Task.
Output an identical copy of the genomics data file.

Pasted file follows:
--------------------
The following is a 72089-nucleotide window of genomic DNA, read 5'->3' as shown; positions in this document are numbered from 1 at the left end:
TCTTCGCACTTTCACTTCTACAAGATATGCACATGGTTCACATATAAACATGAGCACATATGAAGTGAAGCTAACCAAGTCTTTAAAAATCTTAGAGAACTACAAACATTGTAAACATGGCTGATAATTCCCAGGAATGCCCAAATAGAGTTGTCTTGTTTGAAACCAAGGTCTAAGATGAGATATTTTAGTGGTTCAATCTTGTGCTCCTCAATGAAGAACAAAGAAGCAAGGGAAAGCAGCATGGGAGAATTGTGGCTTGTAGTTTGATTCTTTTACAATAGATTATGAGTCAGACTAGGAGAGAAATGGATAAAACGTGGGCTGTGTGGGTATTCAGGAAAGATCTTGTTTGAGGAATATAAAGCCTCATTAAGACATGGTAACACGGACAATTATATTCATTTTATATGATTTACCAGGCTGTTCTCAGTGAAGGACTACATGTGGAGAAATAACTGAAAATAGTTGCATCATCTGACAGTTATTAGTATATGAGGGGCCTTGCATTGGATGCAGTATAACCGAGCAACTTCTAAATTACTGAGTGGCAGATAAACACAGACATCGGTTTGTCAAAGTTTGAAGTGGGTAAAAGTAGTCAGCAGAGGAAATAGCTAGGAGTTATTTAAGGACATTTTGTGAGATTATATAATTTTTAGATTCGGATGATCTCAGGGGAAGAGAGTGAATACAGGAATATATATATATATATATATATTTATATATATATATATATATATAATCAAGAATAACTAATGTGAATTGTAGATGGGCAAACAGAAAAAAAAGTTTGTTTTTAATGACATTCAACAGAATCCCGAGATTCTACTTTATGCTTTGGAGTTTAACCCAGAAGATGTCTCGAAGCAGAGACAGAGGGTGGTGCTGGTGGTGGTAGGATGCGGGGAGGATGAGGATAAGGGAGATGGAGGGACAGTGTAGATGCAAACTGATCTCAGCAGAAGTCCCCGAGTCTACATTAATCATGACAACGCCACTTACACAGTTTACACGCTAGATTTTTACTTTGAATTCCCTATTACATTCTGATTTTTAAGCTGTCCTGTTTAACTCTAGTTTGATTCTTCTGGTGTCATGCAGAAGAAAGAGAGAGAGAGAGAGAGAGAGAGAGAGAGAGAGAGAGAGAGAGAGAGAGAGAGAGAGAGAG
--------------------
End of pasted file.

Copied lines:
The following is a 72089-nucleotide window of genomic DNA, read 5'->3' as shown; positions in this document are numbered from 1 at the left end:
TCTTCGCACTTTCACTTCTACAAGATATGCACATGGTTCACATATAAACATGAGCACATATGAAGTGAAGCTAACCAAGTCTTTAAAAATCTTAGAGAACTACAAACATTGTAAACATGGCTGATAATTCCCAGGAATGCCCAAATAGAGTTGTCTTGTTTGAAACCAAGGTCTAAGATGAGATATTTTAGTGGTTCAATCTTGTGCTCCTCAATGAAGAACAAAGAAGCAAGGGAAAGCAGCATGGGAGAATTGTGGCTTGTAGTTTGATTCTTTTACAATAGATTATGAGTCAGACTAGGAGAGAAATGGATAAAACGTGGGCTGTGTGGGTATTCAGGAAAGATCTTGTTTGAGGAATATAAAGCCTCATTAAGACATGGTAACACGGACAATTATATTCATTTTATATGATTTACCAGGCTGTTCTCAGTGAAGGACTACATGTGGAGAAATAACTGAAAATAGTTGCATCATCTGACAGTTATTAGTATATGAGGGGCCTTGCATTGGATGCAGTATAACCGAGCAACTTCTAAATTACTGAGTGGCAGATAAACACAGACATCGGTTTGTCAAAGTTTGAAGTGGGTAAAAGTAGTCAGCAGAGGAAATAGCTAGGAGTTATTTAAGGACATTTTGTGAGATTATATAATTTTTAGATTCGGATGATCTCAGGGGAAGAGAGTGAATACAGGAATATATATATATATATATATATTTATATATATATATATATATATAATCAAGAATAACTAATGTGAATTGTAGATGGGCAAACAGAAAAAAAAGTTTGTTTTTAATGACATTCAACAGAATCCCGAGATTCTACTTTATGCTTTGGAGTTTAACCCAGAAGATGTCTCGAAGCAGAGACAGAGGGTGGTGCTGGTGGTGGTAGGATGCGGGGAGGATGAGGATAAGGGAGATGGAGGGACAGTGTAGATGCAAACTGATCTCAGCAGAAGTCCCCGAGTCTACATTAATCATGACAACGCCACTTACACAGTTTACACGCTAGATTTTTACTTTGAATTCCCTATTACATTCTGATTTTTAAGCTGTCCTGTTTAACTCTAGTTTGATTCTTCTGGTGTCATGCAGAAGAAAGAGAGAGAGAGAGAGAGAGAGAGAGAGAGAGAGAGAGAGAGAGAGAGAGAGAGAGAGAGAG